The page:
It’s also a negative reflection of your brand to have old, unwanted, out-of-season items littering your physical and online store. Be sure to always keep your brand image in mind!

2. Dead stock prohibits future growth potential

Building off of the points above, dead stock can be particularly damaging to future growth potential. We’ve established that it’s an anchor dragging down your already thin margins and limited resources. The negative impacts of this aren’t contained just in the present but also the future.

Your investment in dead stock represents extra cash that you could have invested in testing another product, resupplying a proven product, or expanding your marketing efforts. It’s these missed opportunities that are preventing you from optimizing your growth potential.

3. Dead stock merchandise wastes warehousing space

Your warehouse or general inventory space is another critically limited resource that dead stock negatively impacts. Whether you have formal warehousing, a large closet at the back of your store, or just your storeroom floor, dead stock incurs carrying costs on top of eating into your valuable and limited space.

Your dead stock may require additional insurance coverage depending on the nature of the products, the quantity you have left over, and your warehousing storage arrangement.

These literal retail wastes-of-spaces can also stack up over time and drag on your labor costs. Retailers with limited space and too much dead stock are forcing employees to get creative in efficiently navigating inventory counts and order pulls.

How to avoid dead stock (and what to do with your current dead stock)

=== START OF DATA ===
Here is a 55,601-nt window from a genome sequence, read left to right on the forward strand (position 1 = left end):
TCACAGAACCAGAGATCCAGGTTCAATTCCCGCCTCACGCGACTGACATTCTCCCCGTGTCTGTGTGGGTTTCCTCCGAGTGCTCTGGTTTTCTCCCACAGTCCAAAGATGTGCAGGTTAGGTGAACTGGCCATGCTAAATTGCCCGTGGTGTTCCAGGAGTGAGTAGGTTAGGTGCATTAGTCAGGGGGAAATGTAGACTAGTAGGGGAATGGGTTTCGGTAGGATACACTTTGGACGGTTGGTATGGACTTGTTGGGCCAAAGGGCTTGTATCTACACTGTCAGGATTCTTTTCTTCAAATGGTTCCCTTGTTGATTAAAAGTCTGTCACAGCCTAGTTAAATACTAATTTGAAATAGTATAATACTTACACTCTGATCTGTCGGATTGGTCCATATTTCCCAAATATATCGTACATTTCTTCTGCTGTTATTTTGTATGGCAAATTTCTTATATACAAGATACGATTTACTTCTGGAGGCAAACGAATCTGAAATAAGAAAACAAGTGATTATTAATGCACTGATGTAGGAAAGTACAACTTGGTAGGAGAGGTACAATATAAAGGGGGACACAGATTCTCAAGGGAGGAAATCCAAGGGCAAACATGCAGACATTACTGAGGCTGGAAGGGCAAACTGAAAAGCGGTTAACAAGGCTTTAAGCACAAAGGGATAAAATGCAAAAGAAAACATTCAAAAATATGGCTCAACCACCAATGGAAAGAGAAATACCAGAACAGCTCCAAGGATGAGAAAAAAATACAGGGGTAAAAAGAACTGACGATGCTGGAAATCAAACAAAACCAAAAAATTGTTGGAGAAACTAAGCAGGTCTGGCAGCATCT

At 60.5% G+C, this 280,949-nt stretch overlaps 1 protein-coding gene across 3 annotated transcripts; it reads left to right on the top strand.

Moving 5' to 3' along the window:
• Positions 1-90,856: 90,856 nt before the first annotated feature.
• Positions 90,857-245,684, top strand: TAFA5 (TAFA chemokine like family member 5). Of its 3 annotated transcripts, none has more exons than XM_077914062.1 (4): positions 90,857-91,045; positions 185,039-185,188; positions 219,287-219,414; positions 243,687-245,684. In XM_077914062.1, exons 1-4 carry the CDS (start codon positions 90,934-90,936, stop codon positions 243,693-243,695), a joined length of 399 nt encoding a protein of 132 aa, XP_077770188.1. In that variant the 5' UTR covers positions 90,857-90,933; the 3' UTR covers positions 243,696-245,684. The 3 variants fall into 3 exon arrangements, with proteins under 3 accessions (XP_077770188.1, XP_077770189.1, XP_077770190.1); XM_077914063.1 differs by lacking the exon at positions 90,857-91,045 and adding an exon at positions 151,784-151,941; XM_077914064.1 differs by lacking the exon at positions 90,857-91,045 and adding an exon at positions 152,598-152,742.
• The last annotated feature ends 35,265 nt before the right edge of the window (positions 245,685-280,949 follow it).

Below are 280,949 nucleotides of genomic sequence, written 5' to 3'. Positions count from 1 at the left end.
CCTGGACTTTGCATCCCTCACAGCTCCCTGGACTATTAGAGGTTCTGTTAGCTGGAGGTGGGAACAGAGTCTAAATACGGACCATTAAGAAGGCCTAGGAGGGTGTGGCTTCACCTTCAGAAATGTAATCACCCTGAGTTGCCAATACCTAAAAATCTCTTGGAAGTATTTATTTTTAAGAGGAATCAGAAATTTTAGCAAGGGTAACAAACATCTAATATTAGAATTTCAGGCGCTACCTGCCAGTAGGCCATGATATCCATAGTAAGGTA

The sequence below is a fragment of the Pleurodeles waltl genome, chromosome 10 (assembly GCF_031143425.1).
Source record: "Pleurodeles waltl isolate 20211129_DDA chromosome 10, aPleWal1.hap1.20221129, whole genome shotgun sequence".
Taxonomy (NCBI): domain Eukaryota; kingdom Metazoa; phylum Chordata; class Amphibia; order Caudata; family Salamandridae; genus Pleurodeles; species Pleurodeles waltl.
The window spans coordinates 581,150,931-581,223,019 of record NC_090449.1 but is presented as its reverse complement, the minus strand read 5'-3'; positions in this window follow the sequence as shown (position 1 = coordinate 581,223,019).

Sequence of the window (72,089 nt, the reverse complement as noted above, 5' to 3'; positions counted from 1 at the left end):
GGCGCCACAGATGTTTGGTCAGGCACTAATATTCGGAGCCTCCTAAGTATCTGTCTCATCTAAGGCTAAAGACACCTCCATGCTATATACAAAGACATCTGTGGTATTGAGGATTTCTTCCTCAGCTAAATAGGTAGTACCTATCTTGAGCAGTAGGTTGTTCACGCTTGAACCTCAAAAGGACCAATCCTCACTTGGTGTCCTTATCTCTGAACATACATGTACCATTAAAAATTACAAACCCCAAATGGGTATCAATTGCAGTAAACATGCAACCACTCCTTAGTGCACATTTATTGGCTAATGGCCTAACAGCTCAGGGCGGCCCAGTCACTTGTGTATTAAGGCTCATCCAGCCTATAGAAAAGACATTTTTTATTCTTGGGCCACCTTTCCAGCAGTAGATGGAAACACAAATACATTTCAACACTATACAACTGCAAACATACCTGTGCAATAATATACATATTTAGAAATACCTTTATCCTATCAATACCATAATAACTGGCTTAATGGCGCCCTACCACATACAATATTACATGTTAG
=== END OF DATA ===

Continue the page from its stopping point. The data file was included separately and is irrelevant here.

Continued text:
Dead stock is an unavoidable component of the retail game, especially if your store has been around for a few years or more. A few extra holiday trinkets here or there aren’t going to crash your business. It’s the massive over-orders and under-sells that hurt you.

There are plenty of strategies for mitigating this risk. There are also a few effective strategies for moving your unsaleable items — including simply giving them away.

1. Surrender to your inventory management system

Inventory management software is the great leveler when it comes to avoiding dead stock. Your inventory management system provides the same basic quantifiable, automated, and analytic capabilities that large retailers use to avoid dead stock. The extent of the feature set and dedicated staff are vastly different, but the core inventory control tools remain the same.

Screenshot of a product profile in Veeqo highlighting the quantity and location of bottles of champagne.

Use an inventory management system to keep track of current, past, and forecasted stock levels so that you can make better decisions. Source: Veeqo software.

Key inventory management features helping to mitigate against dead stock include on-hand inventory across your business and warehouse locations, sales monitoring and forecasting, supplier management, and precise, automated reordering capabilities.

2. “Aim small, miss small”

Who knew that the sage advice of Mel Gibson’s character from The Patriot, the epic 2000 film chronicling one father’s journey navigating the American Revolution, would be so applicable to your inventory management strategy? But alas, here we are.

A key tactic for avoiding dead stock all together is to order smaller quantities from your suppliers or to manufacture less product if you own the production. This is especially true for those pesky seasonal items, and it’s equally important when you have a new product that you want to test on your customers.

Aim small now and miss small later, with a limited quantity on hand if the product fails or few missed sales while you’re waiting to resupply if the product succeeds.

This strategy does come at a cost as you’ll be missing out on bulk-pricing discounts from manufacturers. But it’s a small, short-term price to pay to prove a new product’s viability.

3. Seek more informed decision-making